“Publick Occurrences Both Forreign and Domestick”: The Short but Significant Life of the First Multi-Page Newspaper in the Americas
18 September 2019 by Grayson Van Beuren

Eight Centuries | 18th Century | American Studies | History | Political History | 17th Century


“It is designed, that the Country shall be furnished once a month (or if any Glut of Occurrences happen, oftener,) with an Account of such considerable things as have arrived unto our Notice.”

Opening lines of Publick Occurrences, 1690



On Thursday September 25, 1690, a singular event occurred in Boston. A collaboration between a publisher, Richard Pierce, and a Londoner-turned-colonial editor, Benjamin Harris, came to fruition in the printing of a newspaper: Publick Occurrences Both Forreign and Domestick. Single-sheet news bulletins (called “broadsheets,” in reference to their paper size) had been printed before, but Publick Occurrences clocked in at three-and-a-half pages of text—making it the first true multi-page newspaper in the Americas.1

On September 25, 1690, a singular event occurred in Boston.

So what precisely constituted “news” to a seventeenth century American colonist? Harris and Pierce make note of the activities of groups of local Native Americans, the suicide of a “Sober and Pious” man who had lately lost his wife, the spread of small pox (“Epidemica Fevers and Agues”) around the colony, destruction of parts of Boston from fire, and rumors of unrest in Ireland.2

Sadly, Publick Occurrences was short-lived: its first issue was its only issue. Four days after publication, the Colonial government ordered the newspaper shut down for printing without a license and providing readers with (what the government considered) “sundry doubtful and uncertain Reports.”3 Editor Harris was subsequently thrown into prison.4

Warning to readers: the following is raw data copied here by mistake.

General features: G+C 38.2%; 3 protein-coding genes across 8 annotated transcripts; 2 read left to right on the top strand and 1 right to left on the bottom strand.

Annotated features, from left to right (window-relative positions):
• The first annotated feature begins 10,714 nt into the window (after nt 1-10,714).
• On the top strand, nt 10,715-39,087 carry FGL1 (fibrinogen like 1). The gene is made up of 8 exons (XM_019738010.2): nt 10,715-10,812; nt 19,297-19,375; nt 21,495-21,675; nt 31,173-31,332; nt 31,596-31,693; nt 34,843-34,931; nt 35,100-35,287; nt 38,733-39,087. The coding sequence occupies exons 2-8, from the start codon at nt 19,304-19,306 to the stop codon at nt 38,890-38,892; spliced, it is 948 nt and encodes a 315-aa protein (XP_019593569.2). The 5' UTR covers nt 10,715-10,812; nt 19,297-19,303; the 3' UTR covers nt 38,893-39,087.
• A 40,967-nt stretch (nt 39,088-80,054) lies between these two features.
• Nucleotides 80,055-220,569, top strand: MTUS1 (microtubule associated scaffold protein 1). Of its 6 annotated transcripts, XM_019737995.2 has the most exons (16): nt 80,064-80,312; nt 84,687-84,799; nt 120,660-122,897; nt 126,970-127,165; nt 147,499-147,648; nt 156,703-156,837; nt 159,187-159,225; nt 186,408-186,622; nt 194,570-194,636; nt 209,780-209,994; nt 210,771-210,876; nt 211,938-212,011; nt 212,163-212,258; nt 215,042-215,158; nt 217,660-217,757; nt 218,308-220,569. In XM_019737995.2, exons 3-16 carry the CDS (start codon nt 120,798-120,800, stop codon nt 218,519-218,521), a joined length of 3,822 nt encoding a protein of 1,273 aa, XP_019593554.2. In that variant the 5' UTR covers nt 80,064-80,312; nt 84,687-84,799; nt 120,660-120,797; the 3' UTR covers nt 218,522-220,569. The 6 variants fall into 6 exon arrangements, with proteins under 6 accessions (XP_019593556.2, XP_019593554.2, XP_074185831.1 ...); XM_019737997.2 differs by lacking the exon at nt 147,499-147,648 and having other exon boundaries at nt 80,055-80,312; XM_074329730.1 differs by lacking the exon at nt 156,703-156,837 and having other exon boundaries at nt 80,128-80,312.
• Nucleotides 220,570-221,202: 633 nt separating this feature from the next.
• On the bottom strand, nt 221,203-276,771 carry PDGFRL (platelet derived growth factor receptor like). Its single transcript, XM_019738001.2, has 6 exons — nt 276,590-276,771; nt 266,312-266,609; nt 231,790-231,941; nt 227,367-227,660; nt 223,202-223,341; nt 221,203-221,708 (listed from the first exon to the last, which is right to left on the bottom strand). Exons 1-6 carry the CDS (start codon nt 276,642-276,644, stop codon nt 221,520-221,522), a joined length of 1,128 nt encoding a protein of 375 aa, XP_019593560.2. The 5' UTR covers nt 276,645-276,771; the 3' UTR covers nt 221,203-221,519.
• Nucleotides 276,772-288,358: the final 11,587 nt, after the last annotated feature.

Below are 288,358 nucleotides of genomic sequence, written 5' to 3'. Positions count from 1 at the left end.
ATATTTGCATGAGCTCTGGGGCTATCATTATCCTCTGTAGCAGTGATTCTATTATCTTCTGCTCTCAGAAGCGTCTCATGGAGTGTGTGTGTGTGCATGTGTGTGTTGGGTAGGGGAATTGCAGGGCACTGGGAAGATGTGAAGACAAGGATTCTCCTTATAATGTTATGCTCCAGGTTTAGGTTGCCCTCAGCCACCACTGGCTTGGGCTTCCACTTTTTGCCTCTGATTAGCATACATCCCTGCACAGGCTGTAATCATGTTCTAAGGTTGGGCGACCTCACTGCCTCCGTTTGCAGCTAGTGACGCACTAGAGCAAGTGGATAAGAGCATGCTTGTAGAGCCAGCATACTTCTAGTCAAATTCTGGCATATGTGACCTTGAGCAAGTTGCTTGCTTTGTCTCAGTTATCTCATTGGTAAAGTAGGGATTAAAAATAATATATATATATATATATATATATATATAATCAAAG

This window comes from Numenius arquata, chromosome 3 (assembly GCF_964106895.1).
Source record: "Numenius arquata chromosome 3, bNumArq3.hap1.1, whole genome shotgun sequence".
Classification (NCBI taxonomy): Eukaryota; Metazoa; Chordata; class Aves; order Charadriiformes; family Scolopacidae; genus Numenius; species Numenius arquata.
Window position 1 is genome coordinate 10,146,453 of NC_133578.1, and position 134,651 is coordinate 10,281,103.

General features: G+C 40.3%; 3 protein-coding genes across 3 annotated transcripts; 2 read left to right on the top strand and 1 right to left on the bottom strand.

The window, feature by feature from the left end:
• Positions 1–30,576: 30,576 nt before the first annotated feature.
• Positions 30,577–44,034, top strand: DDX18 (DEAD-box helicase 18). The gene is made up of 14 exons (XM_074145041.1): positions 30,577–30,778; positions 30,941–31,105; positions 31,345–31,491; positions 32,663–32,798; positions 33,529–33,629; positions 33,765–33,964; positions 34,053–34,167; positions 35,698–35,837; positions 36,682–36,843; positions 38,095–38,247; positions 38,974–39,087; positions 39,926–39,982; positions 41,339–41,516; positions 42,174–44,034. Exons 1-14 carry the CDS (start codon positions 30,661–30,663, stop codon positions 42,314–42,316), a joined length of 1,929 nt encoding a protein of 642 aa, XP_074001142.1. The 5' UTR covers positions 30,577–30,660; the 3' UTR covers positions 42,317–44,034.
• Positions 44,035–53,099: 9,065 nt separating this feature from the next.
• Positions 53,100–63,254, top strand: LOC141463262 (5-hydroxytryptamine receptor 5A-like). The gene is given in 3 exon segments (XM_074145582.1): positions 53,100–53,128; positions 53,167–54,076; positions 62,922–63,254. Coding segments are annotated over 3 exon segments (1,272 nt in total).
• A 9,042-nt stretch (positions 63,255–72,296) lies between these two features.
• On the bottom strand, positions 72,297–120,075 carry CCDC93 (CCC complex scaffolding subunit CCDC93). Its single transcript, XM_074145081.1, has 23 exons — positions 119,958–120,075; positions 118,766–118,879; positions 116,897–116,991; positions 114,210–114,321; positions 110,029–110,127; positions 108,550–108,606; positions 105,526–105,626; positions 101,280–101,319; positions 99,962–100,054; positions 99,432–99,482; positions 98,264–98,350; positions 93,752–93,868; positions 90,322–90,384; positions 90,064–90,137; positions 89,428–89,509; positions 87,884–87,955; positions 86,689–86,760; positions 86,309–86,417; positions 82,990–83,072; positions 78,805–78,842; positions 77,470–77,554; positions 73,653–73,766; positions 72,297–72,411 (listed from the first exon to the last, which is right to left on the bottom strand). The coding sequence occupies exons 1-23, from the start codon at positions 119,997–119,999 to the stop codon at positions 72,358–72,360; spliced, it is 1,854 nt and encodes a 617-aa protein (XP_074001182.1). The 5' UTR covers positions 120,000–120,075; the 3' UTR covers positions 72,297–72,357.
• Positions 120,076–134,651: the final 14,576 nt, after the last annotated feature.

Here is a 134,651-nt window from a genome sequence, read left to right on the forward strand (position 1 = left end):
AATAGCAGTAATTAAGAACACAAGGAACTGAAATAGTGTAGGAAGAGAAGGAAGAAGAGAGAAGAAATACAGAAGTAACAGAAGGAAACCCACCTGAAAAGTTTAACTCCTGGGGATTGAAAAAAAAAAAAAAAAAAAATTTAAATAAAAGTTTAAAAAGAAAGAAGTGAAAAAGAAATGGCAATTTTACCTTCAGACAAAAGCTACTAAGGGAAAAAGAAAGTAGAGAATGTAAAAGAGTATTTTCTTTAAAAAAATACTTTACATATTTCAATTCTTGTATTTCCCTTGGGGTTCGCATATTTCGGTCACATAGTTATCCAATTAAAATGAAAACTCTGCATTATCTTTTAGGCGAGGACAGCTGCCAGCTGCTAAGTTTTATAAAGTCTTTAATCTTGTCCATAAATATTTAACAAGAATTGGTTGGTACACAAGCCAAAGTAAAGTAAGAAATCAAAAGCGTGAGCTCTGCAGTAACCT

“sundry doubtful and uncertain Reports”

Neither collaborator went back to newspaper publishing in the colonies afterwards. Pierce died the next year in 1691, and Harris turned his sights to book publishing until 1695 when he moved back to England.5 In 1699 he started another newspaper—the London Post—which did substantially better, running until 1705.6

The British colonists in America had to wait nearly fifteen more years for a regular multi-page newspaper: in 1704, printer John Campbell began his Boston News-Letter. Perhaps Harris and Pierce’s example served as a lesson for Campbell, as he obtained full license (and full oversight) from the Colonial government for the News-Letter.7


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[1] “Benjamin Harris (publisher),” World Heritage Encyclopedia; Mark Knights, “Harris, Benjamin (c.1647–1720),” Oxford Dictionary of National Biography (Oxford University Press, 2004); Benjamin Harris, ed., Publick Occurrences Both Forreign and Domestick, September 25, 1690, http://nationalhumanitiescenter.org/pds/amerbegin/power/text5/PublickOccurrences.pdf.

[2] Benjamin Harris, ed., Publick Occurrences.

[3] Ibid.

[4] “Benjamin Harris (publisher).”

[5] George Emery Littlefield, The Early Massachusetts Press, 1638-1711, vol. 2 (Boston: The Club of Odd Volumes, 1907), 43 – 47; “Benjamin Harris (publisher).”

[6] “Benjamin Harris (publisher).”

[7] “Boston News Letter,” The Encyclopedia Americana (1920); Lyman Horace Weeks and Edwin Bacon, An Historical Digest of the Provincial Press, vol. 1 (Boston: The Society for Americana, Inc., 1911), 53 – 60.

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